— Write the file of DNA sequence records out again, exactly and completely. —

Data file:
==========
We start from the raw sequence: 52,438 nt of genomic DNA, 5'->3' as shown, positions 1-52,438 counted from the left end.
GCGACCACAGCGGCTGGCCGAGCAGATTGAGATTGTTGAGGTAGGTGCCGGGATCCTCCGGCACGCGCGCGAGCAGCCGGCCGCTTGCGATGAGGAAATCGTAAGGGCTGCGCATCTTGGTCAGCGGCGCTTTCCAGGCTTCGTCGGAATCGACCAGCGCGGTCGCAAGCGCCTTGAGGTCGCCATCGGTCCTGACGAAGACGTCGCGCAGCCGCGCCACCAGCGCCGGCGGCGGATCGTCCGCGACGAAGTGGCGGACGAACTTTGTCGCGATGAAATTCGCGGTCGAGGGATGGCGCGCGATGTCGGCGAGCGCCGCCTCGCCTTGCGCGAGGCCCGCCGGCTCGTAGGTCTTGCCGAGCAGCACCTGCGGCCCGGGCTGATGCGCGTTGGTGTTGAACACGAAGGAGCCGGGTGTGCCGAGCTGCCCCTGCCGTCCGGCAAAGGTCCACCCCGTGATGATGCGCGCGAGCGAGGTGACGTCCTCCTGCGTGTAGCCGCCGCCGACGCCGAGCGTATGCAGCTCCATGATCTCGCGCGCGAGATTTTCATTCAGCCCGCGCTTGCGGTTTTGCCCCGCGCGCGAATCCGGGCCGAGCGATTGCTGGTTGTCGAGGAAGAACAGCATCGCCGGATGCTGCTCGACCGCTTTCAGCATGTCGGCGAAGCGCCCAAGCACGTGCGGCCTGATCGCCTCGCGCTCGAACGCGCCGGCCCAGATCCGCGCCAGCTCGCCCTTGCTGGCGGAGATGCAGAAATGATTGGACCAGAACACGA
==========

We start from the raw sequence: 52,438 nt of genomic DNA, 5'->3' as shown, positions 1-52,438 counted from the left end.
GCGACCACAGCGGCTGGCCGAGCAGATTGAGATTGTTGAGGTAGGTGCCGGGATCCTCCGGCACGCGCGCGAGCAGCCGGCCGCTTGCGATGAGGAAATCGTAAGGGCTGCGCATCTTGGTCAGCGGCGCTTTCCAGGCTTCGTCGGAATCGACCAGCGCGGTCGCAAGCGCCTTGAGGTCGCCATCGGTCCTGACGAAGACGTCGCGCAGCCGCGCCACCAGCGCCGGCGGCGGATCGTCCGCGACGAAGTGGCGGACGAACTTTGTCGCGATGAAATTCGCGGTCGAGGGATGGCGCGCGATGTCGGCGAGCGCCGCCTCGCCTTGCGCGAGGCCCGCCGGCTCGTAGGTCTTGCCGAGCAGCACCTGCGGCCCGGGCTGATGCGCGTTGGTGTTGAACACGAAGGAGCCGGGTGTGCCGAGCTGCCCCTGCCGTCCGGCAAAGGTCCACCCCGTGATGATGCGCGCGAGCGAGGTGACGTCCTCCTGCGTGTAGCCGCCGCCGACGCCGAGCGTATGCAGCTCCATGATCTCGCGCGCGAGATTTTCATTCAGCCCGCGCTTGCGGTTTTGCCCCGCGCGCGAATCCGGGCCGAGCGATTGCTGGTTGTCGAGGAAGAACAGCATCGCCGGATGCTGCTCGACCGCTTTCAGCATGTCGGCGAAGCGCCCAAGCACGTGCGGCCTGATCGCCTCGCGCTCGAACGCGCCGGCCCAGATCCGCGCCAGCTCGCCCTTGCTGGCGGAGATGCAGAAATGATTGGACCAGAACACGA